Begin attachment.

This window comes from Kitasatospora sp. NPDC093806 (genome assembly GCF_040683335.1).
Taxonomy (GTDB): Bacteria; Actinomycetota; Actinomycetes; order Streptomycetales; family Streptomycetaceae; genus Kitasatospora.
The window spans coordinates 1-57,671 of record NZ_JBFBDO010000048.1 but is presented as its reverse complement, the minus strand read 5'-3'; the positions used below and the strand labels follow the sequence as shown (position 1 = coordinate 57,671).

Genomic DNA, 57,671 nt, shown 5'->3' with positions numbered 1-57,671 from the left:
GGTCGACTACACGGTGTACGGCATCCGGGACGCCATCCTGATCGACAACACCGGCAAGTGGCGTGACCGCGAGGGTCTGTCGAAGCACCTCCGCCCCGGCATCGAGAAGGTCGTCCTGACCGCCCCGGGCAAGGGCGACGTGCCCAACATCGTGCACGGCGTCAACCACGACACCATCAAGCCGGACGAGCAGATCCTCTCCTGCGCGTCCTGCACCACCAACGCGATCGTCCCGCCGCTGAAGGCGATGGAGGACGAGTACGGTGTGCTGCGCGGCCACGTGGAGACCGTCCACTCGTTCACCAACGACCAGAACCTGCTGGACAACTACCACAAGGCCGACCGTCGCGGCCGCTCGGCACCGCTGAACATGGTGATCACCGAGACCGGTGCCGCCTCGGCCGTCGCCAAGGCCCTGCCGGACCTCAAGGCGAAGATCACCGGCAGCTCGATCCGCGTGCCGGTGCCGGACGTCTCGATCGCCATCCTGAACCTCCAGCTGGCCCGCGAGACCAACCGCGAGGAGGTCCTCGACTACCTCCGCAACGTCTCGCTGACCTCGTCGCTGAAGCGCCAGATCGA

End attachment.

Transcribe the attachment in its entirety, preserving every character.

This window comes from Kitasatospora sp. NPDC093806 (genome assembly GCF_040683335.1).
Taxonomy (GTDB): Bacteria; Actinomycetota; Actinomycetes; order Streptomycetales; family Streptomycetaceae; genus Kitasatospora.
The window spans coordinates 1-57,671 of record NZ_JBFBDO010000048.1 but is presented as its reverse complement, the minus strand read 5'-3'; the positions used below and the strand labels follow the sequence as shown (position 1 = coordinate 57,671).

Genomic DNA, 57,671 nt, shown 5'->3' with positions numbered 1-57,671 from the left:
GGTCGACTACACGGTGTACGGCATCCGGGACGCCATCCTGATCGACAACACCGGCAAGTGGCGTGACCGCGAGGGTCTGTCGAAGCACCTCCGCCCCGGCATCGAGAAGGTCGTCCTGACCGCCCCGGGCAAGGGCGACGTGCCCAACATCGTGCACGGCGTCAACCACGACACCATCAAGCCGGACGAGCAGATCCTCTCCTGCGCGTCCTGCACCACCAACGCGATCGTCCCGCCGCTGAAGGCGATGGAGGACGAGTACGGTGTGCTGCGCGGCCACGTGGAGACCGTCCACTCGTTCACCAACGACCAGAACCTGCTGGACAACTACCACAAGGCCGACCGTCGCGGCCGCTCGGCACCGCTGAACATGGTGATCACCGAGACCGGTGCCGCCTCGGCCGTCGCCAAGGCCCTGCCGGACCTCAAGGCGAAGATCACCGGCAGCTCGATCCGCGTGCCGGTGCCGGACGTCTCGATCGCCATCCTGAACCTCCAGCTGGCCCGCGAGACCAACCGCGAGGAGGTCCTCGACTACCTCCGCAACGTCTCGCTGACCTCGTCGCTGAAGCGCCAGATCGA